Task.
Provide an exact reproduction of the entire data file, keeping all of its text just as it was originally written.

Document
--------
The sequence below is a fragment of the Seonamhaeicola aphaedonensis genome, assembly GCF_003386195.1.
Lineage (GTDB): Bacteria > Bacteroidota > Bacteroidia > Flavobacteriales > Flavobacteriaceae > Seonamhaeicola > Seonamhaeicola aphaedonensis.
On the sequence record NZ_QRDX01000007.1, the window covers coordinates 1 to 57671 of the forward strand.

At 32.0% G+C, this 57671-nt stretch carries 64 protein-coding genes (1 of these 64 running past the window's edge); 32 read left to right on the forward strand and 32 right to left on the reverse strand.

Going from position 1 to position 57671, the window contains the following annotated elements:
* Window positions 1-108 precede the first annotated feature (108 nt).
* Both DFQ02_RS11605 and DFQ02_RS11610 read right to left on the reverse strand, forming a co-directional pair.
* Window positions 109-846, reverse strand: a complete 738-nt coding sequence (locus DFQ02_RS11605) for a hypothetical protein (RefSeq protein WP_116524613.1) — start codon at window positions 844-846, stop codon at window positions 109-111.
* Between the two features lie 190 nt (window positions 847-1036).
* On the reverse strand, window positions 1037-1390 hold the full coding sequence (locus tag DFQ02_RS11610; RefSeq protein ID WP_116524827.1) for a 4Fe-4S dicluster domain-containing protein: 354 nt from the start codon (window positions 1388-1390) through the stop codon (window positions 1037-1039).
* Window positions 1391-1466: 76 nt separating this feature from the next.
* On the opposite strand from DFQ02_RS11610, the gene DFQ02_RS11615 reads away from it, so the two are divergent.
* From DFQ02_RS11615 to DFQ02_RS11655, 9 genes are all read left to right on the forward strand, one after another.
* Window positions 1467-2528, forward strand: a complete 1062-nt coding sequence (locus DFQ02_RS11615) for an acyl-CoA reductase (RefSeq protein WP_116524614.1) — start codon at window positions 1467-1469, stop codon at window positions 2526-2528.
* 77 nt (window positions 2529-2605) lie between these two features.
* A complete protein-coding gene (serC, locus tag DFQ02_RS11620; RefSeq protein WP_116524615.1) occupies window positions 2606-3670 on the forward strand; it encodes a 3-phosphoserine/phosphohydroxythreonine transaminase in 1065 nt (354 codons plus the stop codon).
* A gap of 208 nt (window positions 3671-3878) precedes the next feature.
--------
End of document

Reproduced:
The sequence below is a fragment of the Seonamhaeicola aphaedonensis genome, assembly GCF_003386195.1.
Lineage (GTDB): Bacteria > Bacteroidota > Bacteroidia > Flavobacteriales > Flavobacteriaceae > Seonamhaeicola > Seonamhaeicola aphaedonensis.
On the sequence record NZ_QRDX01000007.1, the window covers coordinates 1 to 57671 of the forward strand.

At 32.0% G+C, this 57671-nt stretch carries 64 protein-coding genes (1 of these 64 running past the window's edge); 32 read left to right on the forward strand and 32 right to left on the reverse strand.

Going from position 1 to position 57671, the window contains the following annotated elements:
* Window positions 1-108 precede the first annotated feature (108 nt).
* Both DFQ02_RS11605 and DFQ02_RS11610 read right to left on the reverse strand, forming a co-directional pair.
* Window positions 109-846, reverse strand: a complete 738-nt coding sequence (locus DFQ02_RS11605) for a hypothetical protein (RefSeq protein WP_116524613.1) — start codon at window positions 844-846, stop codon at window positions 109-111.
* Between the two features lie 190 nt (window positions 847-1036).
* On the reverse strand, window positions 1037-1390 hold the full coding sequence (locus tag DFQ02_RS11610; RefSeq protein ID WP_116524827.1) for a 4Fe-4S dicluster domain-containing protein: 354 nt from the start codon (window positions 1388-1390) through the stop codon (window positions 1037-1039).
* Window positions 1391-1466: 76 nt separating this feature from the next.
* On the opposite strand from DFQ02_RS11610, the gene DFQ02_RS11615 reads away from it, so the two are divergent.
* From DFQ02_RS11615 to DFQ02_RS11655, 9 genes are all read left to right on the forward strand, one after another.
* Window positions 1467-2528, forward strand: a complete 1062-nt coding sequence (locus DFQ02_RS11615) for an acyl-CoA reductase (RefSeq protein WP_116524614.1) — start codon at window positions 1467-1469, stop codon at window positions 2526-2528.
* 77 nt (window positions 2529-2605) lie between these two features.
* A complete protein-coding gene (serC, locus tag DFQ02_RS11620; RefSeq protein WP_116524615.1) occupies window positions 2606-3670 on the forward strand; it encodes a 3-phosphoserine/phosphohydroxythreonine transaminase in 1065 nt (354 codons plus the stop codon).
* A gap of 208 nt (window positions 3671-3878) precedes the next feature.